The flaw that allowed hackers to take over your iPhone affects your Mac, too

A customer enters the new Apple store, which is the world's largest, on its opening day at Covent Garden in London August 7, 2010. REUTERS/Suzanne Plunkett/File Photo

It turns out the major security hole that could let attackers take over iPhones affects Macs as well.

Apple fixed the iPhone issue with a software update to iOS 9.3.5. On Thursday, it quietly released an update for OSX that does much the same thing, with critical patches coming for the Safari browser and the kernel, or core of the operating system.

The updates for OSX patch three “zero-day” vulnerabilities, or unfixed bugs, that could allow an attacker to take over a victim’s computer. In order to pull that off, a user would just need to visit a “maliciously crafted website” – a poison link that would execute code without the user’s knowledge.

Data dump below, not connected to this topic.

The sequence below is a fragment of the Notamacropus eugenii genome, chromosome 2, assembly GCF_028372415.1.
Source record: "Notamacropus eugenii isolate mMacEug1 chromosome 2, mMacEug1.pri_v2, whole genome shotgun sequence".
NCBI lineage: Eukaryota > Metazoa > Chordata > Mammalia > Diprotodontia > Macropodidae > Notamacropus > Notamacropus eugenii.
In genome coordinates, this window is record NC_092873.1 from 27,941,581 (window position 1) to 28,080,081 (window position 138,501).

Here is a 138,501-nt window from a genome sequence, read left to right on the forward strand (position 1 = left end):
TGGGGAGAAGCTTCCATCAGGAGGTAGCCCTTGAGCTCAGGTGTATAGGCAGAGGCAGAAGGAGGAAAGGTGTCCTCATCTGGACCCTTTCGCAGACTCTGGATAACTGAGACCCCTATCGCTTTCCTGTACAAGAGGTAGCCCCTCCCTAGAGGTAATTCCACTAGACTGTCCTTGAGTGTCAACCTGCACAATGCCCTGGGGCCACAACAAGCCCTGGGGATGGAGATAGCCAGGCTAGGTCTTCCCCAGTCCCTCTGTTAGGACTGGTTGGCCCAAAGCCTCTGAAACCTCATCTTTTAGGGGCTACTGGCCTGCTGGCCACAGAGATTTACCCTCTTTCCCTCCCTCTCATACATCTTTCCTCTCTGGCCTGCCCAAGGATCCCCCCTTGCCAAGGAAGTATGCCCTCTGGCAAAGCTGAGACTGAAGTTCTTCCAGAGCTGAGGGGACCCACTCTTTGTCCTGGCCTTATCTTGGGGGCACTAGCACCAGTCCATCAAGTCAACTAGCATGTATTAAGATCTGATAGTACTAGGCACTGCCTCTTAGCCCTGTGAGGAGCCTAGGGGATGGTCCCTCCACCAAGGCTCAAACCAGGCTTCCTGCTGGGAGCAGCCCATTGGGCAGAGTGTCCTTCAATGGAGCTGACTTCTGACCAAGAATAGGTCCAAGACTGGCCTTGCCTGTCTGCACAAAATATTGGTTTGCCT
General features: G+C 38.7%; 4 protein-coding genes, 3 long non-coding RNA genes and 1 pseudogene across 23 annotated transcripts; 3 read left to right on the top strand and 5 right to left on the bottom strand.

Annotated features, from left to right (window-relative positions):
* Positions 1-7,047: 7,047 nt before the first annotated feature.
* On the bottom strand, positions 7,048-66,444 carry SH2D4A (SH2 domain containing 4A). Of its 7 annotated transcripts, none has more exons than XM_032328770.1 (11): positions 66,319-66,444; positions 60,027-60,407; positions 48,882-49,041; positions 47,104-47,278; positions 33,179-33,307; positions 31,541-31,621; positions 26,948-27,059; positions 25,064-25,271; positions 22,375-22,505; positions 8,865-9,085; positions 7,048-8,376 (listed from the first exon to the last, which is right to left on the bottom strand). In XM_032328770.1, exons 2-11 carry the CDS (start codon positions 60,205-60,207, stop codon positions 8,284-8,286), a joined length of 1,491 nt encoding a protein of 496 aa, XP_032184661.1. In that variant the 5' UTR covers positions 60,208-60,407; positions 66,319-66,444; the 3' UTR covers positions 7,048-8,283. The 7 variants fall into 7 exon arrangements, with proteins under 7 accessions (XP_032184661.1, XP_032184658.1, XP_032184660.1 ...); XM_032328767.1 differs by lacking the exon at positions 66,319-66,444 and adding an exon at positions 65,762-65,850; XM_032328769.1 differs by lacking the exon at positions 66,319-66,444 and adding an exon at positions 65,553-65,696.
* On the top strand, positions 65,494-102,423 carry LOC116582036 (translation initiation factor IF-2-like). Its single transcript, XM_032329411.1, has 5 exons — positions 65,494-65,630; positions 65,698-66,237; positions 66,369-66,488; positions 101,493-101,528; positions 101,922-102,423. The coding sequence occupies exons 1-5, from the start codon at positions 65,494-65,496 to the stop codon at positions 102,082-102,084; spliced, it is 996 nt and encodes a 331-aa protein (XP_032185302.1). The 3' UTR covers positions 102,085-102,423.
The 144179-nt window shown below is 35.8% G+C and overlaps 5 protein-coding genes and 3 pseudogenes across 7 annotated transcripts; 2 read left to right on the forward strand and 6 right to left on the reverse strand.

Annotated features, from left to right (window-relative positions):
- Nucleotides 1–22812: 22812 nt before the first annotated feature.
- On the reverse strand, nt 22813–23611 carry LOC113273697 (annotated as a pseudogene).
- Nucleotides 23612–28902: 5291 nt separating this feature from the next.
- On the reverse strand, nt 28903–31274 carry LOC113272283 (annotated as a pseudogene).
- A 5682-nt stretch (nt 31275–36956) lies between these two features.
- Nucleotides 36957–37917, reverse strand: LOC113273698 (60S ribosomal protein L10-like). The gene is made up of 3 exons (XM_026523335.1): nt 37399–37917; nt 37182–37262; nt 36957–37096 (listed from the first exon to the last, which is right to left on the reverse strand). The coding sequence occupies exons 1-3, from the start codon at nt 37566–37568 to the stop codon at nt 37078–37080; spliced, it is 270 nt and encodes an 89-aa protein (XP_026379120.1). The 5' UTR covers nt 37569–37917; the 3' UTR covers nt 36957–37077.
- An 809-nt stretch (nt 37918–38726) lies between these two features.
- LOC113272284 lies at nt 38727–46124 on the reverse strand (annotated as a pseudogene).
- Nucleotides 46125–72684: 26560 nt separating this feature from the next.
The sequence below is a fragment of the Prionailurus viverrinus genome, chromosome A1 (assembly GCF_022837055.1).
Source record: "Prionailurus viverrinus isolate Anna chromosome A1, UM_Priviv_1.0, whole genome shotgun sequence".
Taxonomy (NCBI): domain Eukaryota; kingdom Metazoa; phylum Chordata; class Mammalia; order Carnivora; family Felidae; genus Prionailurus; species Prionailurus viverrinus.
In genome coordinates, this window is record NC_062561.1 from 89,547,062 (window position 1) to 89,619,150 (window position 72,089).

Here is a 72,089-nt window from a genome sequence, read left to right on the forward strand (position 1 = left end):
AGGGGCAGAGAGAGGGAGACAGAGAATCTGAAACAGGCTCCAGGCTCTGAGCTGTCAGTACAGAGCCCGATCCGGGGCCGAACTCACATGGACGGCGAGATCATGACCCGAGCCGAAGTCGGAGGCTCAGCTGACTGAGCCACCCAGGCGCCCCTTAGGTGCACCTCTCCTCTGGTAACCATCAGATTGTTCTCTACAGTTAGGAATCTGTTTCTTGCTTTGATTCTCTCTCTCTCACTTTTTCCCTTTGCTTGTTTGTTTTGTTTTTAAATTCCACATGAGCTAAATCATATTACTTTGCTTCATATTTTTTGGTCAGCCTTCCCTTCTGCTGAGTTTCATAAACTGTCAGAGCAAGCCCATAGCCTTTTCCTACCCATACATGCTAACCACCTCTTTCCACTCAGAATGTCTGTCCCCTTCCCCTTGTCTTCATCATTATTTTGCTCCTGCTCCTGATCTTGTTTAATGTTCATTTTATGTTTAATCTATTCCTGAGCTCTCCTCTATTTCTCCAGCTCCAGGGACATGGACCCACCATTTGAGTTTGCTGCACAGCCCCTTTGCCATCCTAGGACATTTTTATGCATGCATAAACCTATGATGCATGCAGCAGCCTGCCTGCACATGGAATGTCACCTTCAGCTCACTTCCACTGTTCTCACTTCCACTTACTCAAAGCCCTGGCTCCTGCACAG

This is the same method researchers at Citizen Lab and Lookout Security found being used to spy on iPhone users with a hacking tool called Pegasus. In order for an iPhone to be hacked, a victim would only need to click a link from a text message.

As one of the researchers told Business Insider of Pegasus last week: “Once you get this software on your phone, it’s not your phone anymore.”

The malicious software tracked an incredible amount of data on an affected user. Every single text message, calendar entry, email sent through Gmail, or WhatsApp message was vacuumed up and sent back to whoever was behind the spying. It constantly updated and sent the user’s location from the phone’s GPS. And it even fully downloaded the user’s various passwords and stole the stored list of WiFi networks and passwords the phone connected to.

[Source:-Business Insider]

slot gacor